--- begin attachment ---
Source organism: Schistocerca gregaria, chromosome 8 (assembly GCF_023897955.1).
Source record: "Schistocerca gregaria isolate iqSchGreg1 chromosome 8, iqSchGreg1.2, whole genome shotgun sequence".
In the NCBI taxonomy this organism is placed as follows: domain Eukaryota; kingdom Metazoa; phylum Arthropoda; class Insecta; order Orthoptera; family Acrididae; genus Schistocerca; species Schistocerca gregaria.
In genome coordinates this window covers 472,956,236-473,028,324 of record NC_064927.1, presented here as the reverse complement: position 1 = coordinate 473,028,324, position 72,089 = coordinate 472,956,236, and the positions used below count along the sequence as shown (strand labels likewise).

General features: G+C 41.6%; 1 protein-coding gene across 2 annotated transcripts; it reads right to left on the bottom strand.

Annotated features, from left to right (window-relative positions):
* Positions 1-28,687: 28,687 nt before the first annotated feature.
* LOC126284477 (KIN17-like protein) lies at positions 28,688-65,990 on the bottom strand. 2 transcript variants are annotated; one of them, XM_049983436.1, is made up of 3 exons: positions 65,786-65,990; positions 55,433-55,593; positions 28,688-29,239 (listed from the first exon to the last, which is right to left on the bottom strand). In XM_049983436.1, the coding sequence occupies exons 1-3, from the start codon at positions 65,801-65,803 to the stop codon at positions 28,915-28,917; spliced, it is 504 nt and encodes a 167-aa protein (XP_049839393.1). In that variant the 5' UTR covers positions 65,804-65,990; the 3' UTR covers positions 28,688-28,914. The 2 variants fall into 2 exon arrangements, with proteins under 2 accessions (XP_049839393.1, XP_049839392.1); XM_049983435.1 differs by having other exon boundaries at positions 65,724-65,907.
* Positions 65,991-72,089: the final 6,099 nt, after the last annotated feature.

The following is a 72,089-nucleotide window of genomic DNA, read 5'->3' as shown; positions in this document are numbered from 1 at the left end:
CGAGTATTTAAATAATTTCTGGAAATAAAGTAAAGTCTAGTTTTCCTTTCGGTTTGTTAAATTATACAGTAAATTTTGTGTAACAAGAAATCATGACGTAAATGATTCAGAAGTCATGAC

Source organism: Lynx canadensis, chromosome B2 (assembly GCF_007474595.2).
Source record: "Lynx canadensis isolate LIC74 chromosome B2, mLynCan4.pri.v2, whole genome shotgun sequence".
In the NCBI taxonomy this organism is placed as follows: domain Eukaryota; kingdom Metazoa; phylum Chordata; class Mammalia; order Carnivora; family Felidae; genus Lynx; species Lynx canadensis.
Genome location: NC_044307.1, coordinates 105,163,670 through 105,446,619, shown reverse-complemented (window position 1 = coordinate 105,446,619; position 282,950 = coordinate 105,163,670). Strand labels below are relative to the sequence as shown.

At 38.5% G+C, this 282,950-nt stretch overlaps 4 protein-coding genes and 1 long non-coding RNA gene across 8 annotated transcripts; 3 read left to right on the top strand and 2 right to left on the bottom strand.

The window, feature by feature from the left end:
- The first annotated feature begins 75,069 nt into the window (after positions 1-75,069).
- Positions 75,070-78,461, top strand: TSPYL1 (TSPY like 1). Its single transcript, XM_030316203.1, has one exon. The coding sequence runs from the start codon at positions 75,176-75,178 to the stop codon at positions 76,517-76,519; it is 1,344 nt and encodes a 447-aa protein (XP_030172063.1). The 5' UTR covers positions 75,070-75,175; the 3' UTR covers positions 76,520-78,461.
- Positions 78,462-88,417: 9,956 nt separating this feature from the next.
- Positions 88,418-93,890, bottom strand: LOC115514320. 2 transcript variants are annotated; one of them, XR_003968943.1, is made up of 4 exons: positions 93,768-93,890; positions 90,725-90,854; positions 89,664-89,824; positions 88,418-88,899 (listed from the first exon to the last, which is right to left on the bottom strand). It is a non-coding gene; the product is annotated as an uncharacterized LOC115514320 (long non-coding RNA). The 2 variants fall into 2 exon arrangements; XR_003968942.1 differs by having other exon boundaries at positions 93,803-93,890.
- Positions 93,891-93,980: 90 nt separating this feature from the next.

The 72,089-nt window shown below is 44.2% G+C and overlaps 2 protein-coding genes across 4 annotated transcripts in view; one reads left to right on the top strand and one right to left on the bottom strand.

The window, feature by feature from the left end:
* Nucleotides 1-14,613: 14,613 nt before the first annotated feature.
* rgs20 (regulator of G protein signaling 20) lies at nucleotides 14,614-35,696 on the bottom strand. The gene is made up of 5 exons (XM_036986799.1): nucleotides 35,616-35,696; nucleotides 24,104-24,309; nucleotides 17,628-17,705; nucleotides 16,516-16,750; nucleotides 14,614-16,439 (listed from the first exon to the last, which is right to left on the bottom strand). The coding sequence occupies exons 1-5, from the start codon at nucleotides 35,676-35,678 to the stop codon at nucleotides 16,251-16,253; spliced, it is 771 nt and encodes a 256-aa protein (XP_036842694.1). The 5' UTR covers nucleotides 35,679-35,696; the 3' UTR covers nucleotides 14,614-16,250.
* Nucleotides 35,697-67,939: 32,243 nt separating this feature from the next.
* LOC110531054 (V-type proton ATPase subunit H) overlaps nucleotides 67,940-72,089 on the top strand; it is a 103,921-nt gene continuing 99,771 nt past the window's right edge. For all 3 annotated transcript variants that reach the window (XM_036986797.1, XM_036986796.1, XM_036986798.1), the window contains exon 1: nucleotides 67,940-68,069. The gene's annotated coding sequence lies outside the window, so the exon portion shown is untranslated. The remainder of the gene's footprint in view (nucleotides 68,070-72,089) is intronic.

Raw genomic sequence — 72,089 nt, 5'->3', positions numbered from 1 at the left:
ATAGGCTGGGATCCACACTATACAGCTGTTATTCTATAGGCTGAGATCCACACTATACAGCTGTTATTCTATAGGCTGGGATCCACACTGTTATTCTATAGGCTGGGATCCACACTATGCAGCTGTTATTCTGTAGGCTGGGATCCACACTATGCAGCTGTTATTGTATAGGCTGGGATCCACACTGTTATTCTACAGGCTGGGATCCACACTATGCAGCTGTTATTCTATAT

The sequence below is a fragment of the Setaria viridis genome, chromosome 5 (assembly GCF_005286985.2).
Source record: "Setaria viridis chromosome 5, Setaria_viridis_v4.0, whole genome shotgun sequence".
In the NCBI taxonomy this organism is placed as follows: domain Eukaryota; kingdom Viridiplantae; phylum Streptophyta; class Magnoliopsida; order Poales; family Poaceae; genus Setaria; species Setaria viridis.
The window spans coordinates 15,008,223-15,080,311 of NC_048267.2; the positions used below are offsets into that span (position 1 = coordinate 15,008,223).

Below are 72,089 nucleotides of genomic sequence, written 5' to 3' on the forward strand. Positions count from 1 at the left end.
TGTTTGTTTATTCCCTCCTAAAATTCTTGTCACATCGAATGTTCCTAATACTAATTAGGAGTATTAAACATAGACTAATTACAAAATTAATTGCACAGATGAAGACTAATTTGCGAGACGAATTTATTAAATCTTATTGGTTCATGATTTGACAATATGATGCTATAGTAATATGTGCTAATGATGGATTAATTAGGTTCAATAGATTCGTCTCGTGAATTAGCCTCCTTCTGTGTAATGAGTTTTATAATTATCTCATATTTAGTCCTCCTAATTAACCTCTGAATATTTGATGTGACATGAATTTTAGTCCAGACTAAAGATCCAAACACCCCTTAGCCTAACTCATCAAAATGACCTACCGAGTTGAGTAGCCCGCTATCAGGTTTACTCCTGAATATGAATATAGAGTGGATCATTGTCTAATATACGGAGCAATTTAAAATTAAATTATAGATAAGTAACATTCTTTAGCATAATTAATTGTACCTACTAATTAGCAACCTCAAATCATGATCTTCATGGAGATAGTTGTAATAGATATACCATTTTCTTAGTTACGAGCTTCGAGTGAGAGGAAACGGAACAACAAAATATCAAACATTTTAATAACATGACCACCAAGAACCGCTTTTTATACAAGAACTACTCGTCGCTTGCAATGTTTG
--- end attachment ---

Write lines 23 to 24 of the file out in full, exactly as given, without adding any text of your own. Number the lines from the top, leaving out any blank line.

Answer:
The 72,089-nt window shown below is 44.2% G+C and overlaps 2 protein-coding genes across 4 annotated transcripts in view; one reads left to right on the top strand and one right to left on the bottom strand.

The window, feature by feature from the left end: